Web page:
Comments on Manheim’s “What’s in a Pause?”
I agree with David Manheim’s post at a high level. I especially agree that a pause on large training runs is needed, that “We absolutely cannot delay responding”, and that we should be focusing on a pause mediated by “a multilateral agreement centered on countries and international corporations”. I also agree that if we can’t respond to the fire today, we should at least be moving fast to get a “sprinkler system”.
The basic reason we need a (long) pause, from my perspective, is that we are radically unprepared on a technical level for smarter-than-human AI. We have little notion of how to make such systems reliable or safe, and we’ll predictably have very little time to figure this out once smarter-than-human AI is here, before the technology proliferates and causes human extinction.
We need far, far more time to begin building up an alignment field and to develop less opaque approaches to AI, if we’re to have a realistic chance of surviving the transition to smarter-than-human AI systems.
My take on AI risk is similar to Eliezer Yudkowsky’s, as expressed in his piece in TIME and in the policy agenda he outlined. I think we should be placing more focus on the human extinction and disempowerment risks posed by AGI, and should be putting a heavy focus on the arguments for that position and the reasonably widespread extinction fears among ML professionals.
I have disagreements with some of the specific statements in the post, though in many cases I’m unsure of exactly what Manheim’s view is, so the disagreement might turn out to be non-substantive. In the interest of checking my understanding and laying out a few more of my views for discussion, I’ll respond to these below.
So the question of whether to stop and how to do so depends on the details of the proposal—but these seem absent from most of the discussion.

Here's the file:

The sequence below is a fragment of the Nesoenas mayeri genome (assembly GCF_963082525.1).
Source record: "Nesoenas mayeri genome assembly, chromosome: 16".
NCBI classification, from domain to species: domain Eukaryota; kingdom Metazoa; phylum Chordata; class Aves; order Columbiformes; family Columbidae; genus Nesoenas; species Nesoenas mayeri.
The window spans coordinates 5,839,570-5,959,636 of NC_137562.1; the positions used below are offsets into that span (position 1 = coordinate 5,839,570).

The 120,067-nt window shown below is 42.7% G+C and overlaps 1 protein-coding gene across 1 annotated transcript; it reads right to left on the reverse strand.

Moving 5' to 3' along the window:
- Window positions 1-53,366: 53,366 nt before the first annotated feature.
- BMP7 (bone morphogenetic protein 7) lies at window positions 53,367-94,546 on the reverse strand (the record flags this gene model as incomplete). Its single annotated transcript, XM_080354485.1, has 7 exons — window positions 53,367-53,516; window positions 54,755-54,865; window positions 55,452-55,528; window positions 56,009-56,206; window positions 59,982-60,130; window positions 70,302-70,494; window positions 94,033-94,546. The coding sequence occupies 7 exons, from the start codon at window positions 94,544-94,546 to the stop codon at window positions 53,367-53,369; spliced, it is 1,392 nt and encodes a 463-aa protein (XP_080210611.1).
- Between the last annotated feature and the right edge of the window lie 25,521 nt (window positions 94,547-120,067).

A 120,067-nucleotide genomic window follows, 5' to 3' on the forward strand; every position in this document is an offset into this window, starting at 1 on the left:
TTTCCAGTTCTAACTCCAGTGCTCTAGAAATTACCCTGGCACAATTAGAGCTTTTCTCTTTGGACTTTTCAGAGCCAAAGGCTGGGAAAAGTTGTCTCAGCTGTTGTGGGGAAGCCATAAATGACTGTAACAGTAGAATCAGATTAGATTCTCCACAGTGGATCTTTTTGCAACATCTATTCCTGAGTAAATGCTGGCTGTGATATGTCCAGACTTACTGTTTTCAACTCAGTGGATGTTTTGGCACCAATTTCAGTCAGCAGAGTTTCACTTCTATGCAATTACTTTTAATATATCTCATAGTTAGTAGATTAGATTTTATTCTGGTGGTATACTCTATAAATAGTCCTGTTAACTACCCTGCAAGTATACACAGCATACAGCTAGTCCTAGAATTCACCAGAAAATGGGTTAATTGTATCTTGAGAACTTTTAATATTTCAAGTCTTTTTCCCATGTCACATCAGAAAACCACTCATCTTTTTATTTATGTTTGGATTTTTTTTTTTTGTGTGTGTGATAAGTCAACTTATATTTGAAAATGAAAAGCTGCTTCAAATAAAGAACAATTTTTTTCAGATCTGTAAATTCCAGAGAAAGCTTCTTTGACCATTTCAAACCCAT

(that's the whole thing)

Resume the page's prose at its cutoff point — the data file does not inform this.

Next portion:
This is not apparent to me. I think it would take a pretty unusual proposal in order for me to prefer the status quo over it, assuming the proposal actually pauses progress toward smarter-than-human AI.
It’s important to get this right, and the details matter. But if a proposal would actually work then I’m not picky about the additional implementation details, because there’s an awful lot at stake, and “actually working” is already an extremely high bar.
An immediate, temporary pause isn’t currently possible to monitor, much less enforce, even if it were likely that some or most parties would agree.
A voluntary and temporary moratorium still seems like an obviously good idea to me; it just doesn’t go far enough, on its own, to macroscopically increase our odds of surviving AGI. But small movements in the right direction are still worthwhile.
Similarly, a single company, or country announcing a unilateral halt to building advanced models is not credible without assurances,
“Not credible” sounds too strong here, though maybe I’m misunderstanding your claim. Scientists have voluntarily imposed restrictions on their own research in the past (e.g., Asilomar), and I don’t think this led to widespread deception. Countries have banned dangerous-but-profitable inventions without pursuing those inventions in secret.
I don’t think it would be that hard for many companies or countries to convince me that they’re not building advanced models. It might be hard for me to (for example) get to 95% confidence that DeepMind has suspended frontier AI development, merely on DeepMind’s say-so; but 75% confidence seems fairly easy to me, if their say-so is concrete and detailed enough.
(Obviously some people will pursue such research in secret, somewhere in the world, given the opportunity. If we rely purely on organizations’ say-so, then eventually this will get us killed. If that’s all you mean by “not credible”, then I agree.)